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What is Slow Money? (And Why is it Important?)

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You may have heard of the Slow Food movement, started in Europe as an answer to fast food and focused on encouraging people to slow down and think about where their food comes from. Slow Money was born of the Slow Food movement by founder Woody Tasch (pictured above), who felt he needed to take things one step further: investing his money as though food, farms, and the fertility of the soil mattered.

Recently, the fourth-annual Slow Money National Gathering took place in Boulder, CO, connecting local economies and food businesses with funding, and Organic Authority was there.

In just four years, Slow Money has emerged as a major new funder of local food systems, moving $23 million into small food businesses around the country, including farms, creameries, grain mills, niche organic brands, local processing, distribution and seed companies, and restaurants. 

“We have to find ways to steer meaningful quantities of investment capital to build local food systems,” says Woody Tasch, founder and chairman of Slow Money. “We have to prioritize places over markets.”

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From the Organic Authority Files

Slow Money is at the nexus of sustainable food and local investing, and the Slow Money National Gathering is a key event that catalyzes the flow of capital into the full range of small businesses vital to healthy local economies and a more resilient food system.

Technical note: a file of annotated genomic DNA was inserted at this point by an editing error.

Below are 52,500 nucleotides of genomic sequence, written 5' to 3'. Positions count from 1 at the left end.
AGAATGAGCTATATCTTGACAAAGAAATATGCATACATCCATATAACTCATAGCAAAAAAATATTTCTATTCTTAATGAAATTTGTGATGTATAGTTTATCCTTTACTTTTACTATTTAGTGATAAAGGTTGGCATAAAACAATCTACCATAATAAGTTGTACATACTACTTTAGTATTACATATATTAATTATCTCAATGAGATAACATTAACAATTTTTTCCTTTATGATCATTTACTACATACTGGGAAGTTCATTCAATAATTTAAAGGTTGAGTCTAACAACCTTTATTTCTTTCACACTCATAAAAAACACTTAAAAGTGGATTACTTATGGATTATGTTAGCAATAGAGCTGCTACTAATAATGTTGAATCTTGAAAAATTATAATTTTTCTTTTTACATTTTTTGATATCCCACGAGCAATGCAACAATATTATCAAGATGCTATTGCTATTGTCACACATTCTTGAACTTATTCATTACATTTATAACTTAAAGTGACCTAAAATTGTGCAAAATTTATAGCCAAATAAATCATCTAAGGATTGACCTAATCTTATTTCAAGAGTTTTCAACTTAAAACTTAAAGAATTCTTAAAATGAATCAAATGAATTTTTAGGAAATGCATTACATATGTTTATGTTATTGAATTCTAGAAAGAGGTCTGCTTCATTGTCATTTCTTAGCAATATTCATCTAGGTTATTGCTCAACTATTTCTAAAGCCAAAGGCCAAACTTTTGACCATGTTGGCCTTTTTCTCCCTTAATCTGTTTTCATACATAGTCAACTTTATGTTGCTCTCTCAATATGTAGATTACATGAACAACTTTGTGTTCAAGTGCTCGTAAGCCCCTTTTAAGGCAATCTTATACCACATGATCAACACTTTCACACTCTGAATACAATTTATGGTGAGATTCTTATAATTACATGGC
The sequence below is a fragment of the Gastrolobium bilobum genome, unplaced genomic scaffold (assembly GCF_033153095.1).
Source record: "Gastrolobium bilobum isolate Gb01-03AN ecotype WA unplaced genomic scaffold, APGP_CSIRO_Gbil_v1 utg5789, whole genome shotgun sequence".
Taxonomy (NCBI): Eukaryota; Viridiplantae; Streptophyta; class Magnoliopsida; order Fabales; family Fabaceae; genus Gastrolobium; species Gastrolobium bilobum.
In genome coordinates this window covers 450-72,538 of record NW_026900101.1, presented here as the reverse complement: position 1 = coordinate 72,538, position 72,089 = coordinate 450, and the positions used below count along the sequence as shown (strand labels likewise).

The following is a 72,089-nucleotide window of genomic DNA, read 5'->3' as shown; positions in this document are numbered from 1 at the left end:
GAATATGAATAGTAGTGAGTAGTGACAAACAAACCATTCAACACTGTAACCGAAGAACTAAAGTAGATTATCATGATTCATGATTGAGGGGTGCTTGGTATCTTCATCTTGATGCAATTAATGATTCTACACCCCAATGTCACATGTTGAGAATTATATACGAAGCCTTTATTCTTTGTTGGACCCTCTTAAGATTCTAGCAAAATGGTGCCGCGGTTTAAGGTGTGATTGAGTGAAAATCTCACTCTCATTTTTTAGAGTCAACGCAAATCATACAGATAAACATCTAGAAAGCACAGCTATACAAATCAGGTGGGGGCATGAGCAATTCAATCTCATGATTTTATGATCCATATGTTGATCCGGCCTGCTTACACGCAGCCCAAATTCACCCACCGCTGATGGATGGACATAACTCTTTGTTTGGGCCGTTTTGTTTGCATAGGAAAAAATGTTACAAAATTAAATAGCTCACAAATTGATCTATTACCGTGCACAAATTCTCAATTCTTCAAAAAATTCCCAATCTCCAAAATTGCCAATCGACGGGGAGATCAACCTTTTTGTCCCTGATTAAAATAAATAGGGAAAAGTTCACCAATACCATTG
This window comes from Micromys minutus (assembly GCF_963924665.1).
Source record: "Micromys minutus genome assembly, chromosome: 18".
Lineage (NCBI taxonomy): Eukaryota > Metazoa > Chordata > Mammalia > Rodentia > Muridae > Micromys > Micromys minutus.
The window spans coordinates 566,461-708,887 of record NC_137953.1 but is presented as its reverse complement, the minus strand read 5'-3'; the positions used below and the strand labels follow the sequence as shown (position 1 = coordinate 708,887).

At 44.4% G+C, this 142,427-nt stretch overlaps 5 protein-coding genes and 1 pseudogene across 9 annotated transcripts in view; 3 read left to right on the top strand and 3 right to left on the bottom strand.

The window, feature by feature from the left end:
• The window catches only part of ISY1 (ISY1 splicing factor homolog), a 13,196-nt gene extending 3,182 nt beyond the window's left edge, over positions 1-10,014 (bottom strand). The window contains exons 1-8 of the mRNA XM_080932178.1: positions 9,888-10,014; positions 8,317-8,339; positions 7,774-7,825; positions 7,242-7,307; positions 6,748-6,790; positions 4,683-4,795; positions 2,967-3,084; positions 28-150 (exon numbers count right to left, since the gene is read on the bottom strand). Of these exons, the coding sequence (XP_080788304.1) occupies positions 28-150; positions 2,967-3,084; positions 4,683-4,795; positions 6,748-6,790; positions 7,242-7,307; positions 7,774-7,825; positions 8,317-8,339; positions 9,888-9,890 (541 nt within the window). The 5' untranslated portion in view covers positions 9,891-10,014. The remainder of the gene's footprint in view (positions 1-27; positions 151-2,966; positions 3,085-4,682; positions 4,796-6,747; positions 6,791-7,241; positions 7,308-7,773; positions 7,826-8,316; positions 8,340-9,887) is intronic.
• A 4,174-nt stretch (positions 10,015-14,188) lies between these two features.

At the gathering, presenters addressed topics ranging from soil fertility and farmer education to finance and the trend of female investors. Luminaries of food, finance and green living spoke, including Carlo Petrini, the founder of Slow Food; Mary Berry, Wendell Berry's daughter, who is leading the charge for the newly established Berry Center; Wes Jackson, a MacArthur Fellow and founder of the Land Institute; Winona LaDuke, renowned activist and executive director of Honor the Earth; Jeff Clements,author of “Corporations Are Not People”; and Gary Nabhan, a MacArthur Fellow often called ”the father of the local food movement.”

Then, companies vying for the first Mama Chia Entrepreneur of the Year Prize—and also hoping to woo potential investors in the audience—had an opportunity to describe their visions for a small food renaissance. Organic beverage maker Mamma Chia donated a cash prize of $25,000, which was matched by the Soil Trust, creating a total prize of $50,000, to be given to the presenting entrepreneur who demonstrated outstanding leadership in the rebuilding of local food systems and who exemplified the Slow Money Principles in action. The award is especially impressive because Mamma Chia itself was a featured enterprise on the Slow Money stage just two years ago.

Revision International, a food cooperative that helps low-income families in south Denver grow, market and distribute fresh food, was the ecstatic recipient of the $50,000 award.


You can watch more of the Slow Money National Gathering presentations at the Slow Money blog.

Photo courtesy Slow Money blog

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